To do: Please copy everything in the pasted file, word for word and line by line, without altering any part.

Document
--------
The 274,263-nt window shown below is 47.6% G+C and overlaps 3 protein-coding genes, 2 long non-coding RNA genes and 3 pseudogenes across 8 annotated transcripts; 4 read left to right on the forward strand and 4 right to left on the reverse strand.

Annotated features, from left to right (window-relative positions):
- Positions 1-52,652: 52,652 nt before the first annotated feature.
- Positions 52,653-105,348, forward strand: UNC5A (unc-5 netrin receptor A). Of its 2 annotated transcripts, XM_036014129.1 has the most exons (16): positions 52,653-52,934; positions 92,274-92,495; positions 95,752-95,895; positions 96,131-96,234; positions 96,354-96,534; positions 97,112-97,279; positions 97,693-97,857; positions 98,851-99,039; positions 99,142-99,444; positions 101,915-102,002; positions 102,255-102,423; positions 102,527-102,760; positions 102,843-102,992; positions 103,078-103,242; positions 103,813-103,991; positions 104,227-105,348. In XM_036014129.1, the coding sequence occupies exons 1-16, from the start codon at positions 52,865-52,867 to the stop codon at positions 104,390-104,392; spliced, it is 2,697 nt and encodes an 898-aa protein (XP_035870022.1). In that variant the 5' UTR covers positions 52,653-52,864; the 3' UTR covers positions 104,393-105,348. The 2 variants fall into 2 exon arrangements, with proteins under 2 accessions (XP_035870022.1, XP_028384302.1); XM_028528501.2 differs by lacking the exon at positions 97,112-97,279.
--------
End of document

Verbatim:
The 274,263-nt window shown below is 47.6% G+C and overlaps 3 protein-coding genes, 2 long non-coding RNA genes and 3 pseudogenes across 8 annotated transcripts; 4 read left to right on the forward strand and 4 right to left on the reverse strand.

Annotated features, from left to right (window-relative positions):
- Positions 1-52,652: 52,652 nt before the first annotated feature.
- Positions 52,653-105,348, forward strand: UNC5A (unc-5 netrin receptor A). Of its 2 annotated transcripts, XM_036014129.1 has the most exons (16): positions 52,653-52,934; positions 92,274-92,495; positions 95,752-95,895; positions 96,131-96,234; positions 96,354-96,534; positions 97,112-97,279; positions 97,693-97,857; positions 98,851-99,039; positions 99,142-99,444; positions 101,915-102,002; positions 102,255-102,423; positions 102,527-102,760; positions 102,843-102,992; positions 103,078-103,242; positions 103,813-103,991; positions 104,227-105,348. In XM_036014129.1, the coding sequence occupies exons 1-16, from the start codon at positions 52,865-52,867 to the stop codon at positions 104,390-104,392; spliced, it is 2,697 nt and encodes an 898-aa protein (XP_035870022.1). In that variant the 5' UTR covers positions 52,653-52,864; the 3' UTR covers positions 104,393-105,348. The 2 variants fall into 2 exon arrangements, with proteins under 2 accessions (XP_035870022.1, XP_028384302.1); XM_028528501.2 differs by lacking the exon at positions 97,112-97,279.